mental health

Victor Ashear

As we continue our series looking at serious mental health issues we turn our attention to a workbook intended to help those with these serious issues change their outlook.

Doctor Victor Ashear was a long time clinical psychologist at the Sheridan VA and a current private practitioner in Sheridan who deals with those who have serious mental illness. He is joined by his editor and former suicide prevention specialist Vanessa Hastings. Dr. Ashear’s book is called Self-Acceptance: The Key to Recovery from Mental Illness.  

Miles Bryan

Before you can buy a gun at Frontier Arms in Cheyenne, you have to fill out “Form 4473.” It asks questions like “Are you addicted to drugs?” and “Have you been convicted of a felony?” Owner Ryan Allen said, for most questions, there’s no use lying.

“In questions [where] we are talking about an actual crime, it's going to come up,” Allen said. “There are no if, ands, or buts about that.”

Miles Bryan

A few weeks after Cody officer Seth Horn went through Crisis Intervention Training, or “CIT,”  he went out on a call to see a man who was potentially suicidal.

“I started speaking with this person, and some things were lining up with the report that we got,” Horn said in a department conference room. “And then, using the training, I started to ask some very specific questions.”

Miles Bryan

Gillette mother Trish Simonson never wanted a tattoo. That changed when her son Kaden died by suicide last May. Now her left wrist is adorned with a Bible verse and a semicolon symbol, along with some text.

“It says Kaden: 5-8-15,” she said with her arm turned out. “And, ‘ask my story.’”

Trish’s twenty-five-year-old daughter Ashley has a fresh tattoo as well. She and her brother both loved Harry Potter, so a “Patronus”—a mythical creature from the books—is now inked on her right arm.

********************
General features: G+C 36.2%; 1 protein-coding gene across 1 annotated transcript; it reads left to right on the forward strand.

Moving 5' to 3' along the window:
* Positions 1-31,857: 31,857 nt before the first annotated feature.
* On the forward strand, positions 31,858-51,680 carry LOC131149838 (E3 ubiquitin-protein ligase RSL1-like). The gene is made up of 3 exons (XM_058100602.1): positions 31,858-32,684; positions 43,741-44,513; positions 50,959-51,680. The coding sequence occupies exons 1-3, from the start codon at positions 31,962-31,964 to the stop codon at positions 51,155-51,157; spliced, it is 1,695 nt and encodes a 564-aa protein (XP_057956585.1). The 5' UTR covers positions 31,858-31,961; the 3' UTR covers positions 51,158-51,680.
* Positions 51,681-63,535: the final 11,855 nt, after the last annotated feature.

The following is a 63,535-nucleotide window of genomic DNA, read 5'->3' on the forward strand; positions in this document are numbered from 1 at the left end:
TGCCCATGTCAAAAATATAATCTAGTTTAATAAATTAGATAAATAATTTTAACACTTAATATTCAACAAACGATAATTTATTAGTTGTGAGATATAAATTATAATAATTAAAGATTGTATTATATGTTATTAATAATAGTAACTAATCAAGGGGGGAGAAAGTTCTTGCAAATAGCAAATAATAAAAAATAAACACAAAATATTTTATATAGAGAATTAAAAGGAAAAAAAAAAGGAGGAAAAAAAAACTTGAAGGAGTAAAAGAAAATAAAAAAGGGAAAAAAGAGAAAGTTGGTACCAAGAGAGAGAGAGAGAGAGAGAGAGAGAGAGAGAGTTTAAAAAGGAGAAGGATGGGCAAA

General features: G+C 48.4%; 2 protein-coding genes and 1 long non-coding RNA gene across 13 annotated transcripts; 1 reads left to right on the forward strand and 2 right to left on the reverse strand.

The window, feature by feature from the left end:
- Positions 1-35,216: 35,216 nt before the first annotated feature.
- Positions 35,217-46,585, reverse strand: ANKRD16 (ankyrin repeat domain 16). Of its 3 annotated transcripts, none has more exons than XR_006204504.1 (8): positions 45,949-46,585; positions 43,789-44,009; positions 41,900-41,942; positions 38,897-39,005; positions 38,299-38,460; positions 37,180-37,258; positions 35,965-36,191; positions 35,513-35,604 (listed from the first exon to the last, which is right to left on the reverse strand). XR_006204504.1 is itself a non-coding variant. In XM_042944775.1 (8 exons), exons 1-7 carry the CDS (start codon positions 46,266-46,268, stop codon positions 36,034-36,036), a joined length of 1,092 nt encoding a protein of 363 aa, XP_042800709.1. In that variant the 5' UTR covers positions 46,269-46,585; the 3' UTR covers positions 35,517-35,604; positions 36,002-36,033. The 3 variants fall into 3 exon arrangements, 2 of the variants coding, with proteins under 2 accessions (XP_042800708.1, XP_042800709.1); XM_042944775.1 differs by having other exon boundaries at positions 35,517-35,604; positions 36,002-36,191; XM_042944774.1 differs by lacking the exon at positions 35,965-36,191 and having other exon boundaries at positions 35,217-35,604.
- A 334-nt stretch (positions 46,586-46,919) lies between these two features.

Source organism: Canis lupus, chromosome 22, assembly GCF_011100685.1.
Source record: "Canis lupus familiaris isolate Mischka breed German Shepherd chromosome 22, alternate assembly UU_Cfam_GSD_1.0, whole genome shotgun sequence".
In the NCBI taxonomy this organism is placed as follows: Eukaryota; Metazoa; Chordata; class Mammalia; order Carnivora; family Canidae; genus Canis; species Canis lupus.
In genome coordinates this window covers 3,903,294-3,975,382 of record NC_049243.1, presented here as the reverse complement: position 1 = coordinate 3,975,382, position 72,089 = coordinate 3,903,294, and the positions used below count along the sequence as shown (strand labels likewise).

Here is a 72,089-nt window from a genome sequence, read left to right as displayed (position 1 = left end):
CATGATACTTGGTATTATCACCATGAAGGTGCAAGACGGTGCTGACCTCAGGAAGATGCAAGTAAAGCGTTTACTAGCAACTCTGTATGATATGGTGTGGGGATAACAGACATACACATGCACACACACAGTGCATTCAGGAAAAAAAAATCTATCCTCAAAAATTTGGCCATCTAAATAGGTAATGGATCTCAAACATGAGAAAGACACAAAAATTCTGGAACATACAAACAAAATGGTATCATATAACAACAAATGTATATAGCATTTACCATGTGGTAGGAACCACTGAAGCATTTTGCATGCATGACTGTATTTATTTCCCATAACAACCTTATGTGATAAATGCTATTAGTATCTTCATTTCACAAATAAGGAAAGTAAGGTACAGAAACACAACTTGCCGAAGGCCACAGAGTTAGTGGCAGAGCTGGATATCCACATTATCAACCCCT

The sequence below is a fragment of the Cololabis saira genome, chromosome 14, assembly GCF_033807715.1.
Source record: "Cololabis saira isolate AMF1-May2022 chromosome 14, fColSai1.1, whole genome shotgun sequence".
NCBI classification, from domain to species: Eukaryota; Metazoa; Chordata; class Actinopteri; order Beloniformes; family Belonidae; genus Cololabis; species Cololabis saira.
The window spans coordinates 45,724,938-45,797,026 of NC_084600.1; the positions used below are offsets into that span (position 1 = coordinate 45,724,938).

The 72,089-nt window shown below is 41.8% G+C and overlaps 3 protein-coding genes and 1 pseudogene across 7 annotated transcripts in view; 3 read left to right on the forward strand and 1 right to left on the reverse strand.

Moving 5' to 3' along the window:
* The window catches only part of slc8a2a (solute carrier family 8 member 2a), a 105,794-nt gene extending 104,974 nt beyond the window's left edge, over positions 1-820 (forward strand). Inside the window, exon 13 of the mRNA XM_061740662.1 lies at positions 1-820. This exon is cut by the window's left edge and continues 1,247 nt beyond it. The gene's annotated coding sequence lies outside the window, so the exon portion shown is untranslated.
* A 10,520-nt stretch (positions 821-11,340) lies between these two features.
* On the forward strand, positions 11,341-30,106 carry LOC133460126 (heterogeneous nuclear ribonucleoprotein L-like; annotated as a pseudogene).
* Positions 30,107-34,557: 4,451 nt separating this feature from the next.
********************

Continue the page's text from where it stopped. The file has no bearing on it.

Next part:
Bob Beck

Lots of people like to run and many have chosen to run marathons. But not that many have decided to run beyond that. One such person is gearing up for an upcoming 100 mile race that she’s running for the second time. There’s lots of ways Jennifer Bartel and her three kids and dog spend time together, but lately a lot of that family time has been spent running. Bartel runs a lot.

“I try to keep it right around 50 miles a week, mostly because when I boost it over that I start to feel really poor from my neck all the way down, so I stick right at 50 miles.  

Rebecca Huntington

Mental health. It's a topic that can be hard to talk about. So the National Council for Behavioral Health has taken a cue from successful CPR and first aid programs and designed a similar training to help everyday citizens know how to respond in a mental health crisis.

A half dozen Jackson community members are gathered in a classroom in the basement of St. John's Medical Center. Their instructor, Adam Williamson, has handed out poster-sized paper and markers and asked them to draw a picture of anxiety.

Bob Beck

Returning from military service back into so called normal society continues to be a challenge for many veterans.  It doesn’t help if they have difficulty getting Veterans Administration Services.  In Wyoming, the two VA hospitals have been criticized for the amount of time veterans need to wait to get care.  Wyoming Public Radio’s Bob Beck reports that social service providers say they are trying to provide adequate services to a growing population of vets. 

In preparation for President Obama’s announcement proposing gun control legislation last week, Wyoming lawmakers acted fast to propose bills making any such law unenforceable in the state. Wyoming’s Congressional delegation has also said that this legislation is not the way to go.

Wyoming Representative Cynthia Lummis has said that it would be better to focus on services for mentally ill people.